So, after the rapid fire plotting of the first two episodes, The Killing has now kicked back into a contemplative, stripped-down, almost elegiac style. The silent, twenty minute scene of the old woman waiting on the steps of the bleak pickled herring factory was a tour-de-force.
Only joking: if anything these episodes packed in even more plotting and detail than the opening two. This is a programme that demands to be watched via one of those clever boxes that allow you to pause and rewind live TV.
I never thought I’d say this, but The Killing could actually do with having advert breaks. If you dive out to grab a drink or have a quick pee, chances are by the time you return half the cast have whipped out a secret memo or two, revealed some awesomely plot changing secret and then been horribly killed.
Anyway, it turns out that our possibly mad ex soldier on the run Raben was part of an army squad in the war that did (or were party to) something very, very bad indeed: possibly involving civilians being killed. This was seemingly at the behest of an as yet unknown character with the name ‘Perk’ – who like the ‘Muslim League’ really isn’t pulling up any trees in the menacing name department.
As the squad are getting picked off one by one, Raben is doing a marvellous job of turning up at exactly the wrong moment and looking very guilty indeed. It is classic Richard Hannay/Roger Thornhill stuff, and as Lund/Strange are following the same trail their paths have crossed, most noticeably after wheelchair bound former squad member named ‘Gruner’ got burnt to toast in a car park.
On this point, I’m starting to think that the killer is inspired by some kind of disturbing mashup of 7even and Come Dine With Me. No, honestly – think about it:
Victim One: Kebab.
Victim Two: Halal.
Victim Three: Barbecue.
Admittedly this theory doesn’t explain the explosive trap left for final squad member Thompson, who gets saved by Raben and a handy anti-C4 chair. However if the next victim is microwaved, boiled, steamed or glazed in honey and served with rice, then I am going to be unbearably smug about it.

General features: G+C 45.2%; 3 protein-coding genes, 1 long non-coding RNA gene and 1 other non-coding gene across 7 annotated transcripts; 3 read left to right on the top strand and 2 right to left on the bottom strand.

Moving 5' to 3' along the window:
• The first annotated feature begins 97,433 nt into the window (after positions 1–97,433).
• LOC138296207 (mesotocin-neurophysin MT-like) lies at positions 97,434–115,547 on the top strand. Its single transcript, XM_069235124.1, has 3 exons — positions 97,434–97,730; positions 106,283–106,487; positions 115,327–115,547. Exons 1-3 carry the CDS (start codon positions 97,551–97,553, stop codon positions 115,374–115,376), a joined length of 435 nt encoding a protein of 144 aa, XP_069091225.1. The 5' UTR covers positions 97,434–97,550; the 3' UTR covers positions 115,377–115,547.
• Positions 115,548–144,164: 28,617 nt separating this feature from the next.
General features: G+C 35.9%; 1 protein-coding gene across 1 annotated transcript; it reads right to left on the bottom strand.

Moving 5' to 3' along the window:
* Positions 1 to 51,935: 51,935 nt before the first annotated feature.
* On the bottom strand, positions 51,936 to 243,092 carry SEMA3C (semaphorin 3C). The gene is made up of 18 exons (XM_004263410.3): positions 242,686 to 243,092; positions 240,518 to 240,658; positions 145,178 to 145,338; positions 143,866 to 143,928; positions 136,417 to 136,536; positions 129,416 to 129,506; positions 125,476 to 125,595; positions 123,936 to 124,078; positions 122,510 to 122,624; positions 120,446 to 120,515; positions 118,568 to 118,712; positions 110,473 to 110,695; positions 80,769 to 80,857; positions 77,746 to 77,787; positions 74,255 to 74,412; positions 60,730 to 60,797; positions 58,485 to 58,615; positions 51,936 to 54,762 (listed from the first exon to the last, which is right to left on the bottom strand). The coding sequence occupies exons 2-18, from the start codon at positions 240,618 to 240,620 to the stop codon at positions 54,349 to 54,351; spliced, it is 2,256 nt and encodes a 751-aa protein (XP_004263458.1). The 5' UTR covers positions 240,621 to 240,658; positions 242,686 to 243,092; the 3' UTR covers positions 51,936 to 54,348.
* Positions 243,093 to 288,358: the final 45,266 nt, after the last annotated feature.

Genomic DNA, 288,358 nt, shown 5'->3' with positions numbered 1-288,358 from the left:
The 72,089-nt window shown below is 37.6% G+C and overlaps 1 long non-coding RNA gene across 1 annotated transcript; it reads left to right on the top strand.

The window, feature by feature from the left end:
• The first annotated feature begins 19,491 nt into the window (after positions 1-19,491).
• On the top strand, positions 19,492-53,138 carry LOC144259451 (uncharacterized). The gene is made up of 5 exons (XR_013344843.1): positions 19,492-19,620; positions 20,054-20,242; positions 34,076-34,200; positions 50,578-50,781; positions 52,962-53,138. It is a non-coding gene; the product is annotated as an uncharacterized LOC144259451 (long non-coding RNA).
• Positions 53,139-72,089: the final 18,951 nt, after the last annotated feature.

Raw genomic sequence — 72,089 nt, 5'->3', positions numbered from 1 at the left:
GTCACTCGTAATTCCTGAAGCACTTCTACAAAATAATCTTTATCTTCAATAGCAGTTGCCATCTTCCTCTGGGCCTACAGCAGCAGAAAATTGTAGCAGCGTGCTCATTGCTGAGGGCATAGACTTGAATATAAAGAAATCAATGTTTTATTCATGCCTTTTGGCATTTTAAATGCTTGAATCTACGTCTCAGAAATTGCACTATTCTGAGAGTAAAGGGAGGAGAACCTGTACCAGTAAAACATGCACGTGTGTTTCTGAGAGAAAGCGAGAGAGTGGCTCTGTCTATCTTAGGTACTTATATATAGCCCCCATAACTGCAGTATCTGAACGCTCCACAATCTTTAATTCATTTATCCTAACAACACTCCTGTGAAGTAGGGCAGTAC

Of course, while this strand of the plot has been playing out about a hundred other things have been going on, to keep it manageable I’m going to have to resort to bullet points I’m afraid:
It is no surprise at all that the saucy political assistant has been at it with her former boss (who had also met original murder victim Anne ‘at a hotel’). Current Justice Minister/fall guy Buch looked gutted in at least two specific ways as she resigned.
Inspector Strange is a bit of a lad, staying up late with a mysterious blond lady (the political assistant?), telling Lund she’s jealous and then asking her if he can pop in to her flat for a bit of ‘cake’. The euphemistic scamp.
Said cake was used by Lund to try and finish off her nut allergy prone future stepfather (and definite video pervert) Bjorn. Could Lund be the cuisine obsessed killer? Probably a bit of a stretch even for this show.
We learned that Lund may actually have human emotions as she threw up in a bucket following the grim discovery of Gruner. However that didn’t stop her turning up at the first victim’s funeral to question her bereaved husband with a breathtaking lack of sensitivity. Lund may have almost smiled this week, but in general is still walking around with the angrily revolted look of a woman who has just pulled up her pants only to realise that a couple more wipes were needed.
Buch was subjected to a particularly chilling meeting with the shockingly frightening Prime Minister and the no-fun-at-all Defence Minister. Looks like the anti-terror legislation is expanding nicely into some kind of right wing wet dream, with stuff about suppressing and banning ‘subversives’ getting thrown in by that smug bloke from the Peoples’ Party. Boooo.
Looming cadaver and police chief Brix is having some sort of looming, cadaverous sex with the D.A. Type lady who told him off last week. Clearly they have that whole work life/private life thing clearly defined and separated. Or do they?
There was plenty more stuff going on, but currently it all seems to me that some kind of all encompassing conspiracy is about to come crashing down with Lund, Buch and Raben being the poor sods who are going to try and unravel it all while trying not to get skewered, charbroiled or pan-seared with a garlic and rosemary jus.
Excitingly, here at long last is the heavily trailed and eagerly anticipated knitwear feature with jumper and cardigan aficionado “Christine”:
Christine’s Knitwear Watch
“Jumper #2 is a standard issue Danish interrogation garment. The use of multiple horizontal bands of geometric shapes is known to disarm suspects undergoing questioning by causing severe disorientation. However, this type of detection wear must be used with caution due to extreme itchiness, which is known to affect observational skills when deployed for prolonged periods.”
Well worth waiting for, I’am sure you will agree. So in conclusion this week here is my current thinking on who is ultimately responsible for this whole gruesome and complicated mess…
Guess at the end of episode 4:
The Defence Minister
His hair, mostly just his hair.
He’s the man at the top of my expanding military conspiracy theory.
I reckon we will learn that being given the somewhat shit nickname ‘Perk’ at an early age caused him to grow up an angry man of barely repressed murderous rage – a rage which exploded in a red fog of war.
He looked like he knew his way around a kitchen.
The Killing is on BBC 4, Saturdays at 9pm